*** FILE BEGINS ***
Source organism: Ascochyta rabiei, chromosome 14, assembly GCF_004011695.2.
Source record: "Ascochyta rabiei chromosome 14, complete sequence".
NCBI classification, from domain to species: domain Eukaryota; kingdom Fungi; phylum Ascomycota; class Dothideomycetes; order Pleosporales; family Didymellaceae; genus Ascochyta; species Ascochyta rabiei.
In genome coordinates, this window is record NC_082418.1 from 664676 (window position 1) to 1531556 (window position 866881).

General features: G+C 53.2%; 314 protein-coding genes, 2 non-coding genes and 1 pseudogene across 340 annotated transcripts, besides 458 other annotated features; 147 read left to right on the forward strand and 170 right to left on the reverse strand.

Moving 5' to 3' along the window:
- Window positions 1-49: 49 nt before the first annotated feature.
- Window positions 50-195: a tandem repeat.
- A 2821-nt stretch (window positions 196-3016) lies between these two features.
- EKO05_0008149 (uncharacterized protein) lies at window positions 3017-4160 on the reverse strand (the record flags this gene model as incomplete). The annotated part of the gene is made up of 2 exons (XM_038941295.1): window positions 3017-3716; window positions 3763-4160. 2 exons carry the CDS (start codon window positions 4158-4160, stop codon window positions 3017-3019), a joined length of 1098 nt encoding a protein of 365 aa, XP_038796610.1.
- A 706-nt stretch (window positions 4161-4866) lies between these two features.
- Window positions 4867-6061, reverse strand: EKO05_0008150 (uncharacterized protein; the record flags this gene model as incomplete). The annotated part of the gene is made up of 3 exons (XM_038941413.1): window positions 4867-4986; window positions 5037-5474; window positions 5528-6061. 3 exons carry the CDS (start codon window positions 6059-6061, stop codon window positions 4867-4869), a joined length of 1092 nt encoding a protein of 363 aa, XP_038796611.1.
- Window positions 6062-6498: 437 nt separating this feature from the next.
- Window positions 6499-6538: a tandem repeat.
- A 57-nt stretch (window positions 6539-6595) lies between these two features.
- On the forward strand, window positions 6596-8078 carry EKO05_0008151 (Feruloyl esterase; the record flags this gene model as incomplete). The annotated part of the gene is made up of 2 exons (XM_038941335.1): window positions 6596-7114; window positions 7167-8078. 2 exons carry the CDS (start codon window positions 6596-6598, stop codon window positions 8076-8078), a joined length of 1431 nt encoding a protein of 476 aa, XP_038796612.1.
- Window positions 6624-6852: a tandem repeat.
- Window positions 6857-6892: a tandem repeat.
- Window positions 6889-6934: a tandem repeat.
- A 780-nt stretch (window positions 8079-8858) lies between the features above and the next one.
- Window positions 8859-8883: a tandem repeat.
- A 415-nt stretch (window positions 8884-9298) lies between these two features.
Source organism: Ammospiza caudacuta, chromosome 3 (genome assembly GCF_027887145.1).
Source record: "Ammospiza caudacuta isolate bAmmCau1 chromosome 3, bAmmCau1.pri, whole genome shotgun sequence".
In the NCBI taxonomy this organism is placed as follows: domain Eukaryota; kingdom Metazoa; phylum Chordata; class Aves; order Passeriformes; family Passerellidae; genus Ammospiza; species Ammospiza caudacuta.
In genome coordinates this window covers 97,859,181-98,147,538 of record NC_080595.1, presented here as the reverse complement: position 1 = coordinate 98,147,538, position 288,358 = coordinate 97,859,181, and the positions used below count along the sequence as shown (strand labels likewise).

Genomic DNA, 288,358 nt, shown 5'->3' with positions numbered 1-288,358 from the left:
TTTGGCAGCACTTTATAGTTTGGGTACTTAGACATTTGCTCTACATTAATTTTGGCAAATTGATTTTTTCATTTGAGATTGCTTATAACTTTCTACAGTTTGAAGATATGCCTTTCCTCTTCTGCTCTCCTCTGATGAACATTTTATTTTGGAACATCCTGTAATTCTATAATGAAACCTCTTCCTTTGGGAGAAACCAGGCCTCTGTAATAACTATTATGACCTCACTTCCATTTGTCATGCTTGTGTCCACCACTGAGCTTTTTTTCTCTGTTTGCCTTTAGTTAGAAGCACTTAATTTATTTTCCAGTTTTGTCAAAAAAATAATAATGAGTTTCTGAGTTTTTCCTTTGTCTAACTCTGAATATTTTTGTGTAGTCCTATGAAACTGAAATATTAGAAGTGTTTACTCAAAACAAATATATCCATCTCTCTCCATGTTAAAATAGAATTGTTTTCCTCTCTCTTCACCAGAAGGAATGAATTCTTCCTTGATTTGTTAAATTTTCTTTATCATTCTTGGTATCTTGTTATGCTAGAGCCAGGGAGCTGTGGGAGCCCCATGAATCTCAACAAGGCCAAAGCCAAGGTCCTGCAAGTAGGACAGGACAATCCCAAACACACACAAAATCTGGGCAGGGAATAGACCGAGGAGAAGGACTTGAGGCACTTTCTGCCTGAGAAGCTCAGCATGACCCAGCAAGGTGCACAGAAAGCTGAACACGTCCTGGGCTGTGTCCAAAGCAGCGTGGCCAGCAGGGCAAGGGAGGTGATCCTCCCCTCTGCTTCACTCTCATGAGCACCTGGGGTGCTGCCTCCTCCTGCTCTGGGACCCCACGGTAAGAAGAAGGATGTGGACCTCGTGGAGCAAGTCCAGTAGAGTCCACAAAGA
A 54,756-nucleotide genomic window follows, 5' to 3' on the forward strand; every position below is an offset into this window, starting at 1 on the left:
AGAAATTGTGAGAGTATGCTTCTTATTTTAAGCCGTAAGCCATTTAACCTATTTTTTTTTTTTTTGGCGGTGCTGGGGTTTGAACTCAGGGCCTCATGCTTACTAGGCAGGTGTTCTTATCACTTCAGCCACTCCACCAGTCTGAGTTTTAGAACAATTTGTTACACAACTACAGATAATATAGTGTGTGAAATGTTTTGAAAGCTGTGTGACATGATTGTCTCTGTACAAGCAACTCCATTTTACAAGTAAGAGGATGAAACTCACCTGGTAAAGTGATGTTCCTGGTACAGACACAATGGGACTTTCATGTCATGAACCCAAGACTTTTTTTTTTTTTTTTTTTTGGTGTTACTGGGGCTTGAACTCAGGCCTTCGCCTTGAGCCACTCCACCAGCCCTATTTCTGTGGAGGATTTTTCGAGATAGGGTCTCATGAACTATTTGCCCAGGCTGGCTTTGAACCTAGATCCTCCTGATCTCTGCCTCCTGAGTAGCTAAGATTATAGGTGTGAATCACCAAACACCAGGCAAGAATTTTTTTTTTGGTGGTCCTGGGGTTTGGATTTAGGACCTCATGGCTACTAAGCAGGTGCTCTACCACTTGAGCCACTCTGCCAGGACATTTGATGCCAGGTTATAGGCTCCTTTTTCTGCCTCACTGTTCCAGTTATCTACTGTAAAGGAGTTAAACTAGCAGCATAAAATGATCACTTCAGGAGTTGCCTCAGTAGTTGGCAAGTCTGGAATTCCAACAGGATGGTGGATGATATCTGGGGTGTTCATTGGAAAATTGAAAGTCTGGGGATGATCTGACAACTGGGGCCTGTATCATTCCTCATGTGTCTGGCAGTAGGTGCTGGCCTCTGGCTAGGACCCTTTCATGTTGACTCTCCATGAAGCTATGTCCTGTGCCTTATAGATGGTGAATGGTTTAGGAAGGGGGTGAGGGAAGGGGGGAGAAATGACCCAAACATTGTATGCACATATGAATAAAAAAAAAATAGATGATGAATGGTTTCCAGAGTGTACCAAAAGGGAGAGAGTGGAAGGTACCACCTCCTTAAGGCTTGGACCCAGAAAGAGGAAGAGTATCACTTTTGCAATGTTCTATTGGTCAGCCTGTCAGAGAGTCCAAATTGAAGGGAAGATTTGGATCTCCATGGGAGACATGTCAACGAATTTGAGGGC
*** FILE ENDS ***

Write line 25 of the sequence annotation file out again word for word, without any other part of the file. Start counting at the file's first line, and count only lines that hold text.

In the NCBI taxonomy this organism is placed as follows: domain Eukaryota; kingdom Metazoa; phylum Chordata; class Aves; order Passeriformes; family Passerellidae; genus Ammospiza; species Ammospiza caudacuta.